Christian Bluethgen


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RadAdapt: Radiology Report Summarization via Lightweight Domain Adaptation of Large Language Models
Dave Van Veen | Cara Van Uden | Maayane Attias | Anuj Pareek | Christian Bluethgen | Malgorzata Polacin | Wah Chiu | Jean-Benoit Delbrouck | Juan Zambrano Chaves | Curtis Langlotz | Akshay Chaudhari | John Pauly
The 22nd Workshop on Biomedical Natural Language Processing and BioNLP Shared Tasks

We systematically investigate lightweight strategies to adapt large language models (LLMs) for the task of radiology report summarization (RRS). Specifically, we focus on domain adaptation via pretraining (on natural language, biomedical text, or clinical text) and via discrete prompting or parameter-efficient fine-tuning. Our results consistently achieve best performance by maximally adapting to the task via pretraining on clinical text and fine-tuning on RRS examples. Importantly, this method fine-tunes a mere 0.32% of parameters throughout the model, in contrast to end-to-end fine-tuning (100% of parameters). Additionally, we study the effect of in-context examples and out-of-distribution (OOD) training before concluding with a radiologist reader study and qualitative analysis. Our findings highlight the importance of domain adaptation in RRS and provide valuable insights toward developing effective natural language processing solutions for clinical tasks.


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Improving the Factual Correctness of Radiology Report Generation with Semantic Rewards
Jean-Benoit Delbrouck | Pierre Chambon | Christian Bluethgen | Emily Tsai | Omar Almusa | Curtis Langlotz
Findings of the Association for Computational Linguistics: EMNLP 2022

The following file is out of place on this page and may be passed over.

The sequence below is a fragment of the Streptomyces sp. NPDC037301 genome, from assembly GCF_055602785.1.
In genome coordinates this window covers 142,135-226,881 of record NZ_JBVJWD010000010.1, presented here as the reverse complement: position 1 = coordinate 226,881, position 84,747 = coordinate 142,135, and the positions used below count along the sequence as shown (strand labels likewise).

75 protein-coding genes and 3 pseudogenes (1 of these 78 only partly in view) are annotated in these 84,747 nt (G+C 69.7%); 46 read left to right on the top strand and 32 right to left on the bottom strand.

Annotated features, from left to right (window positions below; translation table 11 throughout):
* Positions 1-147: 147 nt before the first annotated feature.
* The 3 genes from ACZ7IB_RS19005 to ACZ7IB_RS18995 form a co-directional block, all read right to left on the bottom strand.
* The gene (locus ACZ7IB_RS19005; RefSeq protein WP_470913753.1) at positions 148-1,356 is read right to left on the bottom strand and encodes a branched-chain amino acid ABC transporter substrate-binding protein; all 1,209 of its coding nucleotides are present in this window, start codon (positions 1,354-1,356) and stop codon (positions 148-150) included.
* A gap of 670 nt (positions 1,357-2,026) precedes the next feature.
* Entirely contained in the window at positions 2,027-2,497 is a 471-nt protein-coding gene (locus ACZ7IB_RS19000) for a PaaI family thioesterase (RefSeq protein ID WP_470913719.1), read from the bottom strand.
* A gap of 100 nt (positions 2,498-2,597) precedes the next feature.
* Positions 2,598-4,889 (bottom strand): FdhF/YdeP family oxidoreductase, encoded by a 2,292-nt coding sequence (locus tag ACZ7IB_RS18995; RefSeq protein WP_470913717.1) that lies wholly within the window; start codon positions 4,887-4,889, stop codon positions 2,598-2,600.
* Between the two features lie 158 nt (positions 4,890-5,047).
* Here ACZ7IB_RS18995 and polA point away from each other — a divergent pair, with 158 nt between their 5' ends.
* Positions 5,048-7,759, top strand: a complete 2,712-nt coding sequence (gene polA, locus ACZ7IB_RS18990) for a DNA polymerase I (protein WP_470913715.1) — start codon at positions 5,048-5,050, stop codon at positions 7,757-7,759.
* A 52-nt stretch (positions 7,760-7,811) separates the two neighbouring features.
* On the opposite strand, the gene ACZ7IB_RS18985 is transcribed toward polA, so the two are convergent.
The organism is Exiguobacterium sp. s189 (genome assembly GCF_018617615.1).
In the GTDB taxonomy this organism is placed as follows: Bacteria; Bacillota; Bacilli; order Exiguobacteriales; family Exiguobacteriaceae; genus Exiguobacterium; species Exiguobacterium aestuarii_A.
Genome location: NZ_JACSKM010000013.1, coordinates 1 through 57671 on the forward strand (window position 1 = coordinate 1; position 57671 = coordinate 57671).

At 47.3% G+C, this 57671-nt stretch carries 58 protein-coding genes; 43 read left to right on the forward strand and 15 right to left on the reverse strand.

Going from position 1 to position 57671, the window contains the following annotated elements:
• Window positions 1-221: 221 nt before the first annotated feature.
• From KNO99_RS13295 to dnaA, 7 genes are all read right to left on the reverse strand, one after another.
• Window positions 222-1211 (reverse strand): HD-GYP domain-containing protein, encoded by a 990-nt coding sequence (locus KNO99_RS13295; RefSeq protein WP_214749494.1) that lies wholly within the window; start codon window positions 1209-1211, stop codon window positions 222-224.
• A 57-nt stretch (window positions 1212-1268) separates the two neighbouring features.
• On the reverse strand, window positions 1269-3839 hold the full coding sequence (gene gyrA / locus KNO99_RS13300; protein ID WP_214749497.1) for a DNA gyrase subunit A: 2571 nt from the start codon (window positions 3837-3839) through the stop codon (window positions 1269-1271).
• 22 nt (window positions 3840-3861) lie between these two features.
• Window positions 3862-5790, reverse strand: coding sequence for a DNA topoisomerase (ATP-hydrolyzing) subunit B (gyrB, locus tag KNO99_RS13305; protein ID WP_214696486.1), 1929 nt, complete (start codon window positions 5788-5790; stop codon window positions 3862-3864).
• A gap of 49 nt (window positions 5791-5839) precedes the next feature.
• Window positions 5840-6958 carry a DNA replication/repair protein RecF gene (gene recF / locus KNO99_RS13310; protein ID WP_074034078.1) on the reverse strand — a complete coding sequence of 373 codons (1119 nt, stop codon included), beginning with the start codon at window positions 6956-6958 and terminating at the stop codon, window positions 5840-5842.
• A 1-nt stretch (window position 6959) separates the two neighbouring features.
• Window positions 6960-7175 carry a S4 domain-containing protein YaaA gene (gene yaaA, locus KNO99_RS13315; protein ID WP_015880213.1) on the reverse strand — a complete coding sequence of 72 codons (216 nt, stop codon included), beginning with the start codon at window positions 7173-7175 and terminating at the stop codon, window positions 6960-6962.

Neural image-to-text radiology report generation systems offer the potential to improve radiology reporting by reducing the repetitive process of report drafting and identifying possible medical errors. These systems have achieved promising performance as measured by widely used NLG metrics such as BLEU and CIDEr. However, the current systems face important limitations. First, they present an increased complexity in architecture that offers only marginal improvements on NLG metrics. Secondly, these systems that achieve high performance on these metrics are not always factually complete or consistent due to both inadequate training and evaluation. Recent studies have shown the systems can be substantially improved by using new methods encouraging 1) the generation of domain entities consistent with the reference and 2) describing these entities in inferentially consistent ways. So far, these methods rely on weakly-supervised approaches (rule-based) and named entity recognition systems that are not specific to the chest X-ray domain. To overcome this limitation, we propose a new method, the RadGraph reward, to further improve the factual completeness and correctness of generated radiology reports. More precisely, we leverage the RadGraph dataset containing annotated chest X-ray reports with entities and relations between entities. On two open radiology report datasets, our system substantially improves the scores up to 14.2% and 25.3% on metrics evaluating the factual correctness and completeness of reports.